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New England Rail Trail Business Case

Client: New England Rail Trail Inc.
Year: 2020

The Great Northern Rail line between Armidale and Glen Innes covers a distance of 103kms and has now been closed to trains for 31 years.

The economic viability of returning passenger and freight services to this section of track, and beyond to Tenterfield has been examined, and was shown to be unfeasible. Even with quite optimistic assumptions about passenger numbers and freight tonnages, returning a train service produced a benefit-cost ratio of just 0.5, indicating that the discounted costs outweighed the discounted benefits by 2 to 1.

This proposal would see the 103km rail corridor between Armidale and Glen Innes remain in public hands but be converted to a rail trail to boost local tourism. Armidale Regional (ARC) and Glen Innes Severn (GISC) Councils would assume responsibility for the rail trail including annual maintenance.

The anticipated capital cost of the project is $19.8M, with annual maintenance costs of around $154,700 to be largely offset by trail user donations and community volunteer input..
NSW has 3,139kms of non-operational country rail lines which are maintained by the John Holland Group at a cost of about $1.65M per year or $525 per km (Parliament of NSW 2015, Transport for NSW 2018).

At present the rail corridor between Armidale and Glen Innes represents a unutilised asset, which is costing the NSW government about $54,140 per year. If converted to a rail trail, Armidale Regional and Glen Innes Severn Councils would take over responsibility for corridor maintenance. Grazing by adjoining landholders and contributions from community groups is expected to contribute to reduced maintenance costs.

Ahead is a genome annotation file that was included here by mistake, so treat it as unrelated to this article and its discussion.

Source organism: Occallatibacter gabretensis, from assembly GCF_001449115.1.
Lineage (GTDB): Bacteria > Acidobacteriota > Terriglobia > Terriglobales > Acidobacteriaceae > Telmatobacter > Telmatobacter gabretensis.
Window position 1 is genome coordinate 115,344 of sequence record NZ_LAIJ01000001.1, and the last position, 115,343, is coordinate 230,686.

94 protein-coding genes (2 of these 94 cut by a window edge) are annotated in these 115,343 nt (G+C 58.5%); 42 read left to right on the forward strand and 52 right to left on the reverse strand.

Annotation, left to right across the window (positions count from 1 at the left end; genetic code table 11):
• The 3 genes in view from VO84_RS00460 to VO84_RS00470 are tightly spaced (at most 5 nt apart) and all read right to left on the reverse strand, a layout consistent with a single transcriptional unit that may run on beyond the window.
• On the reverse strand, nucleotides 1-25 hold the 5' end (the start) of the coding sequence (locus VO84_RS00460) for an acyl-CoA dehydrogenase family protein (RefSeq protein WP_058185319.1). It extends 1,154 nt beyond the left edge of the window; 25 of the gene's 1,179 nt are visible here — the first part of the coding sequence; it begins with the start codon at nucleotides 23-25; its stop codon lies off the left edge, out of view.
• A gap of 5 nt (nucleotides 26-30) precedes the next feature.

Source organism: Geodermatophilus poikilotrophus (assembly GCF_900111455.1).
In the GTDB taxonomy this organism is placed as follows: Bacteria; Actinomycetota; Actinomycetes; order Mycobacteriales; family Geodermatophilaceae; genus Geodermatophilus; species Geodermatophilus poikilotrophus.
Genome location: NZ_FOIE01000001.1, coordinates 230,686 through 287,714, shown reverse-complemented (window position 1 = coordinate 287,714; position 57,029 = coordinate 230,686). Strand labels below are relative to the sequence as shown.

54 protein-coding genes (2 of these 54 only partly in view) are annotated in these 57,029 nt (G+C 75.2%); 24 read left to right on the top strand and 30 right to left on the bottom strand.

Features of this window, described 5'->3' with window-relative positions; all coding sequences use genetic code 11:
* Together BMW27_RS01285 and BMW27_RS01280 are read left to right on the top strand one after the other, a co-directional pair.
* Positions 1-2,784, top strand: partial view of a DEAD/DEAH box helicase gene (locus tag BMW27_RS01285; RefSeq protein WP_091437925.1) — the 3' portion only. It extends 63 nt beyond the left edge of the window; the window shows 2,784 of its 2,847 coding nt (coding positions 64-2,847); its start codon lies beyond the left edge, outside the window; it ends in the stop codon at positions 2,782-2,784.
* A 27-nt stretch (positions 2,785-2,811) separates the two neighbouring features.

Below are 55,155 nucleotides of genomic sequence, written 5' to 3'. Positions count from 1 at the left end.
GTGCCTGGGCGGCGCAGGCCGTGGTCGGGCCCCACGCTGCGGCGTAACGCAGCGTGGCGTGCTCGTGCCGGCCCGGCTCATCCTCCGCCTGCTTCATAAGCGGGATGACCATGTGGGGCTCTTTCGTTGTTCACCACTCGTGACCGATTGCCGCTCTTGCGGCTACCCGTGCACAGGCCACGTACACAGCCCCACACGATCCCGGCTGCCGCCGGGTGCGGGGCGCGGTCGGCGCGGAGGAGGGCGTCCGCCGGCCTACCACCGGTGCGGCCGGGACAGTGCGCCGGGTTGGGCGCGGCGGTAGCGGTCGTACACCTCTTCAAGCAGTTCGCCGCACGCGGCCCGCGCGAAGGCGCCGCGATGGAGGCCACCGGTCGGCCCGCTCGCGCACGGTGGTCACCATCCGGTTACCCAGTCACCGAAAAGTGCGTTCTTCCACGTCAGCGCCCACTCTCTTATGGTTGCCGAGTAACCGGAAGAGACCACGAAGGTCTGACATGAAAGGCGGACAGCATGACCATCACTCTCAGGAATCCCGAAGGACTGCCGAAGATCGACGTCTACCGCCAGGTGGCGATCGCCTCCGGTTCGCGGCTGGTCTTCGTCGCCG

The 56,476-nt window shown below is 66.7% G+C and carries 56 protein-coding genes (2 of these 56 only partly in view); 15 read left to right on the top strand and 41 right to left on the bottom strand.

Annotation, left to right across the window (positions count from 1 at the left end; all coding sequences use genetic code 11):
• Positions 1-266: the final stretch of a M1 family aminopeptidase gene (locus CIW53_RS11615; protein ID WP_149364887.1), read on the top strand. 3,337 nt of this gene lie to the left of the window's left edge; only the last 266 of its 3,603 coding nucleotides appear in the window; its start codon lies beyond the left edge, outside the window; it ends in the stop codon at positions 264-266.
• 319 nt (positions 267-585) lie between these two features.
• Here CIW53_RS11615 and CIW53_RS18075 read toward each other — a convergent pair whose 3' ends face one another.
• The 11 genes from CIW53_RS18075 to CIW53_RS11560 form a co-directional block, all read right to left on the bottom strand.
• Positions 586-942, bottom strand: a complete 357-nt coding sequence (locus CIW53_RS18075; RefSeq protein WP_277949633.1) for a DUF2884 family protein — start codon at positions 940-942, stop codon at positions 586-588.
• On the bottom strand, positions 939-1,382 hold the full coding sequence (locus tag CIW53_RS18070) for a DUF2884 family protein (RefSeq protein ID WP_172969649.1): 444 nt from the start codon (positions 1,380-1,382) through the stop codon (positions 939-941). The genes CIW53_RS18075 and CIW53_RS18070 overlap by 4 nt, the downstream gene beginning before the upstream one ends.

Cycling is now the fourth most popular physical activity for adult Australians and is attracting people to the region who would not normally have visited.

It has been calculated that the New England Rail Trail will attract 15,000 new day visits and 14,000 new overnight stays to the region annually, as well as being used by around 37,000 local residents. This will generate more than $5.8M of additional visitor expenditure each year.
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The additional expenditure will lead to the creation of 26 new full-time equivalent jobs once flow-on effects are included (REMPLAN 2019).

Key beneficiaries will be:

  • The economies of the Glen Innes, Guyra and Armidale region through increased tourist expenditure and increased economic diversity;
  • The economies of several smaller communities along the rail route including Dumaresq, Black Mountain, Ben Lomond, Llangothlin and Glencoe;
  • Local residents having new job opportunities;
  • The New England-North West region with a new attraction generating increased visitation and longer stays;
  • The state of NSW via reduced tourism expenditure leakage – less visitors travelling interstate or overseas to use rail trails;
  • The NSW Government through the elimination of the responsibility to maintain the 103km rail corridor;
  • Local residents having an additional recreational facility;
  • NSW as a whole with additional opportunity to attract visitation from outside the State.

When the health benefits are included in the benefit-cost analysis, and assuming only 25% of visitors to the trail are from outside NSW, the project produces a BCR of 6.04.

View the New England Rail Trail Business Case:
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